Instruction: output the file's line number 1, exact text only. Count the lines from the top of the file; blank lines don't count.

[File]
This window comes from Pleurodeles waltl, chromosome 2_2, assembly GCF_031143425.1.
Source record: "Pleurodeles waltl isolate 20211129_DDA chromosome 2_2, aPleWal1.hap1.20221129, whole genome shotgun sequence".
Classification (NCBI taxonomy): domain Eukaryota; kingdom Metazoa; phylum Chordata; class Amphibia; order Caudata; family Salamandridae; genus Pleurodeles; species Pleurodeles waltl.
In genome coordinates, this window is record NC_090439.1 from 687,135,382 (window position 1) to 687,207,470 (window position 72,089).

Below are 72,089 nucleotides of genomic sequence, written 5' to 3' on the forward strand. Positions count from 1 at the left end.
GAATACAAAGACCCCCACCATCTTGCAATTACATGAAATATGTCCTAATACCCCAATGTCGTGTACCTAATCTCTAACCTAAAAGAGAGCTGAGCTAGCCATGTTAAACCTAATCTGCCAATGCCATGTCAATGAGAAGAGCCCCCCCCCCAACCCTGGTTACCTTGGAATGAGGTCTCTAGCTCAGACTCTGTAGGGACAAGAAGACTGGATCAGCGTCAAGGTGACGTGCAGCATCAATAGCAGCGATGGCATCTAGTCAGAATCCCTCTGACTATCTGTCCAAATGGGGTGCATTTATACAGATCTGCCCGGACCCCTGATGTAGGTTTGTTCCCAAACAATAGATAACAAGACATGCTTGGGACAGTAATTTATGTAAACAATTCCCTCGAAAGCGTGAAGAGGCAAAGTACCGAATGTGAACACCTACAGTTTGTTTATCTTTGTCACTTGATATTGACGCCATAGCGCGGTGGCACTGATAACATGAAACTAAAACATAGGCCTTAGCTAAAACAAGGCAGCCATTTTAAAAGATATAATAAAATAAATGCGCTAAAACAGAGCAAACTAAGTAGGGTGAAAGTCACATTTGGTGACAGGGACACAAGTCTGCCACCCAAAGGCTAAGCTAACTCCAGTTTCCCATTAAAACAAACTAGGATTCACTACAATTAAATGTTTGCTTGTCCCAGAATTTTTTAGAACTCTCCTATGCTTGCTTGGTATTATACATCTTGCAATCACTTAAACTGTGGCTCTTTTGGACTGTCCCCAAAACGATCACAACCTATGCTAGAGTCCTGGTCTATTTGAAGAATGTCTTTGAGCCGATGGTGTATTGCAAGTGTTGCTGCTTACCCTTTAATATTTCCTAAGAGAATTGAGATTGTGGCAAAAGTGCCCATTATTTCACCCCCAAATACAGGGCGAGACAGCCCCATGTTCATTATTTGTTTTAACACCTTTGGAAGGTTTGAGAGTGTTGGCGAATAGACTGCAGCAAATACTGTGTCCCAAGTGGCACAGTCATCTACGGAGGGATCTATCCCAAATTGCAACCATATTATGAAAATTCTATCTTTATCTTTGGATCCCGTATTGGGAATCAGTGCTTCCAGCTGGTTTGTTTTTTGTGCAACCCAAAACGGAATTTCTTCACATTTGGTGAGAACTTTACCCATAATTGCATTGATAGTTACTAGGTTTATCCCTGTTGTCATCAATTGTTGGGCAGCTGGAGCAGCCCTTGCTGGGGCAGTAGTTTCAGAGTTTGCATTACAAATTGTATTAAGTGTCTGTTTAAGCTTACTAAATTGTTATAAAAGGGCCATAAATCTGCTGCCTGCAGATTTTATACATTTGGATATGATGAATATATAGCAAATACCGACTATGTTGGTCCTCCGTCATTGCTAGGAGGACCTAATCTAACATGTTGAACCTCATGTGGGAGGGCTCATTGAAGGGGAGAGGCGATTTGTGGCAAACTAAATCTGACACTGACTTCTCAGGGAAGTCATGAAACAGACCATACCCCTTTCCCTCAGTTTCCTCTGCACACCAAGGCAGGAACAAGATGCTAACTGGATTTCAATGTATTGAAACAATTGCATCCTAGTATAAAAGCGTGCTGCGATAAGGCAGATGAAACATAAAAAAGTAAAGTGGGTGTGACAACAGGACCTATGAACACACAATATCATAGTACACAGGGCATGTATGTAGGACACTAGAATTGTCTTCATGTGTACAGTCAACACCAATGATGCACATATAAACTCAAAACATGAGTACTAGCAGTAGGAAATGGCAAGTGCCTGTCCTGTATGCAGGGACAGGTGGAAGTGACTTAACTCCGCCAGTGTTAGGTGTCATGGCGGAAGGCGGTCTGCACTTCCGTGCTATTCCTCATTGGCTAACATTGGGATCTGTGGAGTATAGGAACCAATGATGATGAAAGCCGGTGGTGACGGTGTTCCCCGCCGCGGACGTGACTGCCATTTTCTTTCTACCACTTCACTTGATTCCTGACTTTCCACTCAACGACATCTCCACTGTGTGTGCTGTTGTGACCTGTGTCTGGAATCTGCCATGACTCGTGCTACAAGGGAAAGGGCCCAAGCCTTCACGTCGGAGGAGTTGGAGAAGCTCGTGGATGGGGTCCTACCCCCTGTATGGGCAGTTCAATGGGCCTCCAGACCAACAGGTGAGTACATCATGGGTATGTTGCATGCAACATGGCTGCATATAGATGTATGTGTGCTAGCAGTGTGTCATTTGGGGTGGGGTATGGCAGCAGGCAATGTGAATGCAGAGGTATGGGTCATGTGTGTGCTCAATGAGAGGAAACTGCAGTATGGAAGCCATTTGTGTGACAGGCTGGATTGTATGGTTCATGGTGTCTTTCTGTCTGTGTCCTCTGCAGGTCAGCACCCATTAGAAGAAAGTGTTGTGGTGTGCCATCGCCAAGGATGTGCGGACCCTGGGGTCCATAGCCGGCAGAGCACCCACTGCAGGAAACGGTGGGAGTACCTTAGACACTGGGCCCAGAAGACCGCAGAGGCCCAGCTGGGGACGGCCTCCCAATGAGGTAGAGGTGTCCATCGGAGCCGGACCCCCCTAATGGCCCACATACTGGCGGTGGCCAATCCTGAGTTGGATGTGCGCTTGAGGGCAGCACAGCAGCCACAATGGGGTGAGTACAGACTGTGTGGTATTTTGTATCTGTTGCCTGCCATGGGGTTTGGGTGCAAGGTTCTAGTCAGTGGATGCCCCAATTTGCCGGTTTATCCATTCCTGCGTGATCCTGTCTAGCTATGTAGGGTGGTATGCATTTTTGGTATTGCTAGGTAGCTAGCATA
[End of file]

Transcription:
This window comes from Pleurodeles waltl, chromosome 2_2, assembly GCF_031143425.1.